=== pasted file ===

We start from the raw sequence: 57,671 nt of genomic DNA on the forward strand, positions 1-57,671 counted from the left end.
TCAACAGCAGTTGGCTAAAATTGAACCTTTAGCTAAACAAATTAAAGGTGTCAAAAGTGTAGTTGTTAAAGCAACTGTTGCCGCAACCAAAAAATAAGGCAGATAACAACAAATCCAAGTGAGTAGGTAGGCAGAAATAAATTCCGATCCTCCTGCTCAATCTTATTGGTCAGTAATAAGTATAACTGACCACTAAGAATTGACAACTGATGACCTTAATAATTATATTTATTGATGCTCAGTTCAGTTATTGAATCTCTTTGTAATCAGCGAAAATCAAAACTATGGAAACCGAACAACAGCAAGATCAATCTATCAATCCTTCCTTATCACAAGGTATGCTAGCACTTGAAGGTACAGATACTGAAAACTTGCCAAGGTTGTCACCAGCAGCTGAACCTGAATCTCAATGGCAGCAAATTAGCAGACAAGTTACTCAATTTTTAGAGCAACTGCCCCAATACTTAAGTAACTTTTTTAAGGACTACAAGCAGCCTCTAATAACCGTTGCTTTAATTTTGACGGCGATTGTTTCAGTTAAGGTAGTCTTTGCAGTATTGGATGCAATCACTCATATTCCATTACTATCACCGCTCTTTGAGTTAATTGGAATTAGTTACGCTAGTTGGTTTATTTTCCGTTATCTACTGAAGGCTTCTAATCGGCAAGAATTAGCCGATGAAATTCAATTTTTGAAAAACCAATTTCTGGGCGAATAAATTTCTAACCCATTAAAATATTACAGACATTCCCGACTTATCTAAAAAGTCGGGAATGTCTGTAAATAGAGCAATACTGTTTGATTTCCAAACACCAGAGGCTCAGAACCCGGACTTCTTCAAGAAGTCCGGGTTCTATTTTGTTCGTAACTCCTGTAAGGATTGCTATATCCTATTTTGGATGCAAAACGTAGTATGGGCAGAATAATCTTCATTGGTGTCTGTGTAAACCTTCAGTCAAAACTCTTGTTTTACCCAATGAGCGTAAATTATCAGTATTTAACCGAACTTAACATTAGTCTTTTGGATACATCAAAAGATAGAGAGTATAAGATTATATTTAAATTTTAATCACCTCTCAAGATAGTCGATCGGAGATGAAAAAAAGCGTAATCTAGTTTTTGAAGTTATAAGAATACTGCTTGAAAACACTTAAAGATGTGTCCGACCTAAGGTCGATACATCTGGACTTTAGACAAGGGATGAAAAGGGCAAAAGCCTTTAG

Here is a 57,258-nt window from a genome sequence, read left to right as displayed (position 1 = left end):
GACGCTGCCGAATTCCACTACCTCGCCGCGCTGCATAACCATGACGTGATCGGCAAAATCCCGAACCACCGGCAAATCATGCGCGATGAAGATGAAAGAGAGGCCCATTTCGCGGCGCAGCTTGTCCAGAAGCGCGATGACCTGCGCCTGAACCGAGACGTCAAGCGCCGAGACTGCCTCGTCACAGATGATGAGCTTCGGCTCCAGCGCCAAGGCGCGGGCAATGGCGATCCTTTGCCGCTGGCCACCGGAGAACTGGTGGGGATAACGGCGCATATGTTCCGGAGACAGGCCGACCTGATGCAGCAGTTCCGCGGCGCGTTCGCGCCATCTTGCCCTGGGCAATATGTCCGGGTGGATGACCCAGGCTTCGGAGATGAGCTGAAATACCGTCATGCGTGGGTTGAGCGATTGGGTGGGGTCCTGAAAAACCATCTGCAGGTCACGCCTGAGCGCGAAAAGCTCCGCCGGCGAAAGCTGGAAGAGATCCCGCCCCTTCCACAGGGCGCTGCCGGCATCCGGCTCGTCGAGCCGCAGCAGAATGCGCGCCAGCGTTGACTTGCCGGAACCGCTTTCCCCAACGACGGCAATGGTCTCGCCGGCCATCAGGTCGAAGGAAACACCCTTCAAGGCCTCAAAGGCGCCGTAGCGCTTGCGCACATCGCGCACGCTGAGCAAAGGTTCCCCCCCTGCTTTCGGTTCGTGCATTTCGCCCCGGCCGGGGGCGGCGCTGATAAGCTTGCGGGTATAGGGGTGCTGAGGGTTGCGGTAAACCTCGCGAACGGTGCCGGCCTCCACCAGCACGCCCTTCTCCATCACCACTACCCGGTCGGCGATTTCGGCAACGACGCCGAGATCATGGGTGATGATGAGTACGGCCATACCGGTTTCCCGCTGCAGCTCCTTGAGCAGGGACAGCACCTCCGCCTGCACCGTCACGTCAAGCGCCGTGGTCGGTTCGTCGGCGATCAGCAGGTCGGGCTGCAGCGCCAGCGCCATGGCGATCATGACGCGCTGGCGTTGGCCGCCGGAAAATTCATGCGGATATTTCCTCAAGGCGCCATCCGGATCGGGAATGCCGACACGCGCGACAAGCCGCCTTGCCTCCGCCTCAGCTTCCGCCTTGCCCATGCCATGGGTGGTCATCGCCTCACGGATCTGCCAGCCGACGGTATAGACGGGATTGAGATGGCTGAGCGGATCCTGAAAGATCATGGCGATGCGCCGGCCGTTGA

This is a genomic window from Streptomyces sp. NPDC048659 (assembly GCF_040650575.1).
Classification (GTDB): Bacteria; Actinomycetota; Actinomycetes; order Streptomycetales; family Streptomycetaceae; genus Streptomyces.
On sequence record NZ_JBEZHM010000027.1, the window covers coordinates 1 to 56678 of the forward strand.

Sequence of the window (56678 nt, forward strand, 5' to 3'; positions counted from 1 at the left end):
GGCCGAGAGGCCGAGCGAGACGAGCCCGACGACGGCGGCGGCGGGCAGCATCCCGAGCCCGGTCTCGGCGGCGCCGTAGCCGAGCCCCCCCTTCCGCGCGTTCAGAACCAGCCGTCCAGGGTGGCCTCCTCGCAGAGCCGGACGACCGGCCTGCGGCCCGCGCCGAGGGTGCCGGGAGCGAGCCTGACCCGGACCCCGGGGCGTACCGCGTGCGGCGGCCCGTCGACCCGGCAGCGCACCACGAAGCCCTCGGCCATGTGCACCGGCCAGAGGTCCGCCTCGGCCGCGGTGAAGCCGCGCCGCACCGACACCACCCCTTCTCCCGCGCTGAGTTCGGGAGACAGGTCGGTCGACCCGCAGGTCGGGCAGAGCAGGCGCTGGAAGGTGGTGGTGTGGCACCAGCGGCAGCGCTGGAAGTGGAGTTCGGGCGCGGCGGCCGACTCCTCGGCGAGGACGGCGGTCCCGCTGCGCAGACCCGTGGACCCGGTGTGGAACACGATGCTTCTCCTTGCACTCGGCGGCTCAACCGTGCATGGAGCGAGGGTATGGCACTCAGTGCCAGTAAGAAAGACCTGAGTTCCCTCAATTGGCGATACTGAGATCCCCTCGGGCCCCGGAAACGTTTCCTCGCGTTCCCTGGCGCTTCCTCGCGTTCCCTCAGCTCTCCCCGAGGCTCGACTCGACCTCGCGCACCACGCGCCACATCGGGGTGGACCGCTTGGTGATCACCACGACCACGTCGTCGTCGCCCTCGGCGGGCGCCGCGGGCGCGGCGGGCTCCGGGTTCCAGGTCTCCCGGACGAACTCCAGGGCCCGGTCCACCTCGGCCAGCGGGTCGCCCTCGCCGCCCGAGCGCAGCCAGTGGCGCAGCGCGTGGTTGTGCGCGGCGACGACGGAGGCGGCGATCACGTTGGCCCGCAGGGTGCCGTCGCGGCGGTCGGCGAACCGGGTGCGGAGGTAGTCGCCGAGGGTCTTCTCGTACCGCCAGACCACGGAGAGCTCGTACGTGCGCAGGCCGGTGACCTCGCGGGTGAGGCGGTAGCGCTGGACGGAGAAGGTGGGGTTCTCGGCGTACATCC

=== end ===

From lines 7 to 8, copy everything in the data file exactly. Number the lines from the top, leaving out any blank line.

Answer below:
On sequence record NZ_JBEZHM010000027.1, the window covers coordinates 1 to 56678 of the forward strand.

Sequence of the window (56678 nt, forward strand, 5' to 3'; positions counted from 1 at the left end):